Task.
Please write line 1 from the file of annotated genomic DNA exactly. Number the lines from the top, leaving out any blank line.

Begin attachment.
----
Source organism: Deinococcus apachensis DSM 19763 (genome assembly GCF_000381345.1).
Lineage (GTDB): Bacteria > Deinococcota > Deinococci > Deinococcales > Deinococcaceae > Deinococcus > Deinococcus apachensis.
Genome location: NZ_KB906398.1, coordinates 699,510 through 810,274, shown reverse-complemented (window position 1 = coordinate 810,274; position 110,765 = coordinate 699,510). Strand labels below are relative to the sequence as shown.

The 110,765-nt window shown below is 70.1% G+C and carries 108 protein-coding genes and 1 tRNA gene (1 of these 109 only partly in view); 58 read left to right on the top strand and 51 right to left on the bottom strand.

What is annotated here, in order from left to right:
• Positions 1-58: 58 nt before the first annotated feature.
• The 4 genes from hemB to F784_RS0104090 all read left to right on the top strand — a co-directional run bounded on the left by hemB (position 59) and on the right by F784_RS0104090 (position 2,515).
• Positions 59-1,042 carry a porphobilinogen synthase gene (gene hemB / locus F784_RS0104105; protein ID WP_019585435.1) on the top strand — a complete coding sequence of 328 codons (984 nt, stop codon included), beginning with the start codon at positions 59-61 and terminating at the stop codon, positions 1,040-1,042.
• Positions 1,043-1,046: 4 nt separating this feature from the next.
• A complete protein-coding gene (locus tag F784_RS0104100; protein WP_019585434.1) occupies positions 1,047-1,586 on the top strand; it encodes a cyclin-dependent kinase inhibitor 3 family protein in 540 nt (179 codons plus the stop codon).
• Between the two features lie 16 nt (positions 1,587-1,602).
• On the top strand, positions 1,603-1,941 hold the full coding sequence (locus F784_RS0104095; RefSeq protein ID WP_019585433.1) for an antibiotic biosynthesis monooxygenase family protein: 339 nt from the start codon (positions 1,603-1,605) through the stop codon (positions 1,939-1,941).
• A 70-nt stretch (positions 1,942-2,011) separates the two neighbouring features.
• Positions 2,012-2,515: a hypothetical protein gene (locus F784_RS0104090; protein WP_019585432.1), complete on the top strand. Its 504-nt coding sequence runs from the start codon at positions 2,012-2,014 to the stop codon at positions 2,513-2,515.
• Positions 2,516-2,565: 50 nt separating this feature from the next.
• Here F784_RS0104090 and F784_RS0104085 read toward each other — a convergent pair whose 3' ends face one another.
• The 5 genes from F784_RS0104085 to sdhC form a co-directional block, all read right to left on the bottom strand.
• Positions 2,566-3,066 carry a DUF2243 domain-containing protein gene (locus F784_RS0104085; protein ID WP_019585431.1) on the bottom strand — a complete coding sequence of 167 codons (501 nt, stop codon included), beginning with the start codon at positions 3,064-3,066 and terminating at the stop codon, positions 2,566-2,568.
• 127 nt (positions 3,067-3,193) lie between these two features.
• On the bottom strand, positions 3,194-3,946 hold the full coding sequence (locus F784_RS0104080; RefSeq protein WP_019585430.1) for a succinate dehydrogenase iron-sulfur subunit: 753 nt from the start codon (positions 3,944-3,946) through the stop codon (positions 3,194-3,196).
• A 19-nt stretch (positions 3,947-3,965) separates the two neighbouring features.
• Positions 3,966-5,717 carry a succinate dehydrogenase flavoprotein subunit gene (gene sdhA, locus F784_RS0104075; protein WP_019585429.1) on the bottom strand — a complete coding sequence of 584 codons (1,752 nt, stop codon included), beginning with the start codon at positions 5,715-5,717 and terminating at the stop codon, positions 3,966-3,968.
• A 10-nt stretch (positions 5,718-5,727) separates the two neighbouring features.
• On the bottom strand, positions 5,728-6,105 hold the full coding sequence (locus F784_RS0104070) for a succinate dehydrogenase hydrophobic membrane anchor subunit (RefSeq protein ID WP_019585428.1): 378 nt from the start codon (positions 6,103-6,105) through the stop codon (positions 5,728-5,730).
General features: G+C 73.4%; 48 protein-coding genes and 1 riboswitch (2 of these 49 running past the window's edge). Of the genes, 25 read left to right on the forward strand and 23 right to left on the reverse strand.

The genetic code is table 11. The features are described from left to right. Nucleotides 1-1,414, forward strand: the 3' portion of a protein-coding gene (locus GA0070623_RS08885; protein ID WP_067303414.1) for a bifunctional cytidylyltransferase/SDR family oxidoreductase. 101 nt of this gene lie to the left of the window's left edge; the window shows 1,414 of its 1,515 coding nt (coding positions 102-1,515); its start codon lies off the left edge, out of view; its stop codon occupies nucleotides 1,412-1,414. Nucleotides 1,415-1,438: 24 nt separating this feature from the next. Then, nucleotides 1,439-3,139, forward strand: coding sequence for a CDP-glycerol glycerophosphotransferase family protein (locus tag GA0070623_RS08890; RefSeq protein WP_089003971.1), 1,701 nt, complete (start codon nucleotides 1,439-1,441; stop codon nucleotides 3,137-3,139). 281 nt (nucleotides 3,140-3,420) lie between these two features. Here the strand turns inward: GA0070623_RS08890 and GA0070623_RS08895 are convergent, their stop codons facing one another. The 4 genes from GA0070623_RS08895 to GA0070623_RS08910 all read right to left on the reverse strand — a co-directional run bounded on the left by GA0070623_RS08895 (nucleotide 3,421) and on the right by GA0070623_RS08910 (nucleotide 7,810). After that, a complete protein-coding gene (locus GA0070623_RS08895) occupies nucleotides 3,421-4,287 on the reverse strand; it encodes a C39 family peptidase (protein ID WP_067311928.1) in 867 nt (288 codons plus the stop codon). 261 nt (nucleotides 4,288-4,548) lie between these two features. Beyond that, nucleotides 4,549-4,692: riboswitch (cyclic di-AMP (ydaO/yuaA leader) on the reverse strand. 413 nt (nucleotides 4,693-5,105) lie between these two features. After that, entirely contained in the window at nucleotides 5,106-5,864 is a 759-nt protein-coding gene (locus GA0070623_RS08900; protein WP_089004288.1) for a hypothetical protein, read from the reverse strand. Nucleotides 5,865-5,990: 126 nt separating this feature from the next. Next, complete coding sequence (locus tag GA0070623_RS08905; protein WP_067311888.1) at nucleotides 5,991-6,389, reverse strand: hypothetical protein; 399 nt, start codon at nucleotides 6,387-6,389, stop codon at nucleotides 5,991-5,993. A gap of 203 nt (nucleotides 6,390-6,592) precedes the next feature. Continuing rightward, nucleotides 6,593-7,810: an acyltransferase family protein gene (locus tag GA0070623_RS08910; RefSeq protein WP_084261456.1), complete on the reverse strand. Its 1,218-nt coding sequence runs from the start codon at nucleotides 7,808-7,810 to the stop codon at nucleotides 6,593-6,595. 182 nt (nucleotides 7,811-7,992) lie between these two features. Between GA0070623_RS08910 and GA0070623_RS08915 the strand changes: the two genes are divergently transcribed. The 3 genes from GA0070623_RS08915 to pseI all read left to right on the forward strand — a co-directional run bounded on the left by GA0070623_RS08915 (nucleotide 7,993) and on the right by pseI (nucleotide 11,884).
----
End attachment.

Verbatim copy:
Source organism: Deinococcus apachensis DSM 19763 (genome assembly GCF_000381345.1).